His mother said that her son showed signs of being a promising actor as a child. He attended the Winston and Herring Run schools and joined the TWIGS, an afternoon arts program associated with the Baltimore School for the Arts, from which he graduated in 1995.
“He was definitely an actor. He was bright, friendly and inquisitive. It was a natural progression for him to go the Baltimore School for the Arts,” said O’Melia James, an aunt.
As a high school senior he performed in an experimental production of “A Midsummer Night’s Dream.”
“He was a talented actor who later took his skills and turned them into his work in the hospitality industry. There’s a certain generosity of spirit in acting, and Franklin exercised that warmth as a hotel manager. He was a great person just to be around,” said Donald Hicken, his acting teacher at the School for the Arts.
Mr. Hicken recalled visiting Mr. James in New York, at a hotel where he worked.
“He was a natural at the job,” said Mr. Hicken, a board member of the Hippodrome Foundation.
Lance Coadie Williams, a friend from his high school days who lives in New York, said, “He had a voice, but what he really had was a certain presence you need for musical theater.”
Mr. James attended Shenandoah University in Winchester, Virginia, and transferred to Fordham University, from which he earned a bachelor’s degree. He appeared in “Hair” and “Othello.”
“I drove Franklin to New York after Shenandoah. He went to Fordham at Lincoln Center,” said his aunt, O’Melia James. “He liked Broadway and lights. That was his dream.”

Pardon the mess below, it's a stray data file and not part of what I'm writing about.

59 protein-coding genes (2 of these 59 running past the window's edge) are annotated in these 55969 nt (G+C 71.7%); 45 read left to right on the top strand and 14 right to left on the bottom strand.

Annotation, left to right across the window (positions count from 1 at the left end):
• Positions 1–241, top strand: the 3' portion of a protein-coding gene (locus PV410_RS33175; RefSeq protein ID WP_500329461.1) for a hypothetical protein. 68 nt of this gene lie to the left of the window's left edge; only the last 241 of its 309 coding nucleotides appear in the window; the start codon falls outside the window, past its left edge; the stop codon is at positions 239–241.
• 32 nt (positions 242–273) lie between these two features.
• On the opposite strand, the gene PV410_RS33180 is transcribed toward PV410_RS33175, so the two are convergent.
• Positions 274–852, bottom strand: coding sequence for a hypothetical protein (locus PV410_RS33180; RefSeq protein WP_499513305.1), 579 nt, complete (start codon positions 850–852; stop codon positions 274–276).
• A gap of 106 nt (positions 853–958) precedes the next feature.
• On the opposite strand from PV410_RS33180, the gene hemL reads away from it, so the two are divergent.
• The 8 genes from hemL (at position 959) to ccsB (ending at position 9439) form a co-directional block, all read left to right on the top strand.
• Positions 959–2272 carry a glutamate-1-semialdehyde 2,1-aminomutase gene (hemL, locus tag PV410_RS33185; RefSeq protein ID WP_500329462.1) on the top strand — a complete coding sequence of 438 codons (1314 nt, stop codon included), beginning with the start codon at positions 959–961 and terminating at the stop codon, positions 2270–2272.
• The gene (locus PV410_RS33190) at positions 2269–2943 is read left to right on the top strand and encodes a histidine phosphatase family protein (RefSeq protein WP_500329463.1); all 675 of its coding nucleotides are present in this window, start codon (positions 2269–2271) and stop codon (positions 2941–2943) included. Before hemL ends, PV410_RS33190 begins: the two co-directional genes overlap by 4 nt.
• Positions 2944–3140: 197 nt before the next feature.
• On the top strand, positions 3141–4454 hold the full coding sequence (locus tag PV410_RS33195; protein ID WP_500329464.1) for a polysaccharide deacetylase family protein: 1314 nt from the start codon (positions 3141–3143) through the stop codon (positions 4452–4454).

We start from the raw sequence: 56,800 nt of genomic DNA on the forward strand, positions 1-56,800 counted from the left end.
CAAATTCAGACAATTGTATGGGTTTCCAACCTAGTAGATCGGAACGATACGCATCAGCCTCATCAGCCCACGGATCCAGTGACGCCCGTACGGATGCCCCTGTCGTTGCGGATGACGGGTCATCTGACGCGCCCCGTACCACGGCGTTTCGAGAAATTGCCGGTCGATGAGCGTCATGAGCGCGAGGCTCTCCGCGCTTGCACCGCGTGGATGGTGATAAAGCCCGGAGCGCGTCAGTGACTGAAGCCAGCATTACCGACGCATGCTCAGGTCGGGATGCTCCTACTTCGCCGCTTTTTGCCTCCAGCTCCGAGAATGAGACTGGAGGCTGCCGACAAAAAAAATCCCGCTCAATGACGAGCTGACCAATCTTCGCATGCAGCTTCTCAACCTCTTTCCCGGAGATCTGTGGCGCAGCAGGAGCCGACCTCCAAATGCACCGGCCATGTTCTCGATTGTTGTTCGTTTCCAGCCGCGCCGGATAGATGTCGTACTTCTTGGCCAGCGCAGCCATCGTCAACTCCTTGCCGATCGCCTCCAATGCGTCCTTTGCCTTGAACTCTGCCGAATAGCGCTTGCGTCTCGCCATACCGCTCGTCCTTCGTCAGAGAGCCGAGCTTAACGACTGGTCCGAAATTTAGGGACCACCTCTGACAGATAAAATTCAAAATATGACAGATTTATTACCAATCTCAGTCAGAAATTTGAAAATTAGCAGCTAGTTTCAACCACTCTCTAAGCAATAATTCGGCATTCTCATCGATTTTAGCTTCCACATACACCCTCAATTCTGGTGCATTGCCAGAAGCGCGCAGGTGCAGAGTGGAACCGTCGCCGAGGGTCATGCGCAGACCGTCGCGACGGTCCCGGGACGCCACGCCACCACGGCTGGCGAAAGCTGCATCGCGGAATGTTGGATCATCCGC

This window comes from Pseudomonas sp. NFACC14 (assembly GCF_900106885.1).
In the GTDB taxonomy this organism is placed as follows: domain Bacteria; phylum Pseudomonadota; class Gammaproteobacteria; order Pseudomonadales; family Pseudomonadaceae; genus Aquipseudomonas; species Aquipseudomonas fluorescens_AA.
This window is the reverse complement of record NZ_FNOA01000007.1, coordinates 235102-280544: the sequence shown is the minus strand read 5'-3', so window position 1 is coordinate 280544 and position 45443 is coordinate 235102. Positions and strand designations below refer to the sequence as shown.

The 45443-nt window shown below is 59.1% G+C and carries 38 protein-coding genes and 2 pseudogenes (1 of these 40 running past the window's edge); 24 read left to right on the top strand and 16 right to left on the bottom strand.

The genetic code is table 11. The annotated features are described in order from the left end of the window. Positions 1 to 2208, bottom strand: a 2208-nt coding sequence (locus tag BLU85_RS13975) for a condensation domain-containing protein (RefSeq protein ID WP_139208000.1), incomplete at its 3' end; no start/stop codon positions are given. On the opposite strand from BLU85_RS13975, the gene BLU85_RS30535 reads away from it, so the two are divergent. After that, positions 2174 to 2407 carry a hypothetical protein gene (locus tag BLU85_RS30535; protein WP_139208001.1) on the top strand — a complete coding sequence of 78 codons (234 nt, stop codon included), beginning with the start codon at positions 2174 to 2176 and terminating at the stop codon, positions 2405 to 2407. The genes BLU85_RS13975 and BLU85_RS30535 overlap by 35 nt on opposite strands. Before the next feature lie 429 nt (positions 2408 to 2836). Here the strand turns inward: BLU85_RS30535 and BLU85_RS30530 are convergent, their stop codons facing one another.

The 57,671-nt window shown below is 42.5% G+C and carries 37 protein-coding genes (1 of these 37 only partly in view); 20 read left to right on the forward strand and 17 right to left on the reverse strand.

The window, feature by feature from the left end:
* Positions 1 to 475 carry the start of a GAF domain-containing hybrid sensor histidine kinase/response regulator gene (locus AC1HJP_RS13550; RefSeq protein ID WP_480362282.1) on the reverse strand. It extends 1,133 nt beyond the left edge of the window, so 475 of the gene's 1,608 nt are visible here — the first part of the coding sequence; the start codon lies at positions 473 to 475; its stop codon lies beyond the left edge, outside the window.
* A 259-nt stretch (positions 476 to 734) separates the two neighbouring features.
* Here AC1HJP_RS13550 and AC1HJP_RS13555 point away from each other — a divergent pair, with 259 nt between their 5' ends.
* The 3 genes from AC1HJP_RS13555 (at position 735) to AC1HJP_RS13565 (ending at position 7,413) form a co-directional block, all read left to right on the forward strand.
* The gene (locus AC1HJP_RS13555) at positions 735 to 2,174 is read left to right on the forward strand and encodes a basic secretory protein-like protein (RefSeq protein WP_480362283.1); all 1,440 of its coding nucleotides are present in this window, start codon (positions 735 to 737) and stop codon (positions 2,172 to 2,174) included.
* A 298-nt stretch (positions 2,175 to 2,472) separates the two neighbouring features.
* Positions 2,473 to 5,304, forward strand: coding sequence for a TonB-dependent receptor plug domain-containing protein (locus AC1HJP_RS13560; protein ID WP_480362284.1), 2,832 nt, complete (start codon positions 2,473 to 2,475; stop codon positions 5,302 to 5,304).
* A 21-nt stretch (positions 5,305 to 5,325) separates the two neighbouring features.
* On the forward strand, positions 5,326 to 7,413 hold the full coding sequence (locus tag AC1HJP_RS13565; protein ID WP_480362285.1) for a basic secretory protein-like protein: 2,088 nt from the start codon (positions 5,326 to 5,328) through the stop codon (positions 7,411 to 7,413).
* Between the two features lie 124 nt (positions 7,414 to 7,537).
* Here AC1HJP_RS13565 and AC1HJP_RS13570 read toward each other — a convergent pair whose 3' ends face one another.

He auditioned for theatrical roles in New York, where he lived for several years, working in off-Broadway productions and appearing in commercials. Like other aspiring actors, he also worked in the hospitality industry and was a maître d’hôtel at the Windows on the World Restaurant at the World Trade Center.
“Franklin was scheduled to be at work at 10 a.m. the morning of 9/11,” said his friend, Mr. Williams, who appeared in the 2019 production of “Kiss Me, Kate” in New York. “He was on his way downtown [in New York City] when the plane hit the building. New York changed after that, and he came back to Baltimore.”
Mr. James, who as a teen worked at the Baltimore County Club’s Five Farms golf course and clubhouse, then gained more experience working in Baltimore’s hotels.
He worked at the Doubletree Hilton, the Hotel Monaco, the Horseshoe Casino, Sagamore Pendry Hotel, Hyatt Place Baltimore on Central Avenue, and the 414 Light Street Residences, where he was the lifestyle manager, or concierge.
“He had a huge position, even if it were not during a pandemic. Not many people in our industry have the opportunity to open a brand new hotel as a new, first-time general manager. It was a large responsibility,” said Shannon Gallagher, director of sales at the hotel.
“Franklin was an incredible professional. He was a sparkle of light. He was known within our industry and within our city. He would do anything for anyone. He was such a kindhearted individual. He built an amazing team. It was those qualities that appealed to our owners.”
She said of him, “He always looked sharp, from his shoes to his hats. He had flair and had a curiosity about people and things.”
He attended the New Antioch Baptist Church and the Carter Memorial Church of God in Christ. He served on the Leadership Tea and the Men’s Ministry and was a founder of the Good Fellas.
In addition to his mother, father and stepfather, survivors include two brothers, Jamal James and Travis Johnson; four sisters, Rickia Wallace, Kelsie Johnson, Tierra James and Talisha Johnson; his grandfather, Thomas Reaves; his grandmother, Shirley Johnson; a friend, Damian Owens; and numerous nieces and nephews. All reside in Baltimore.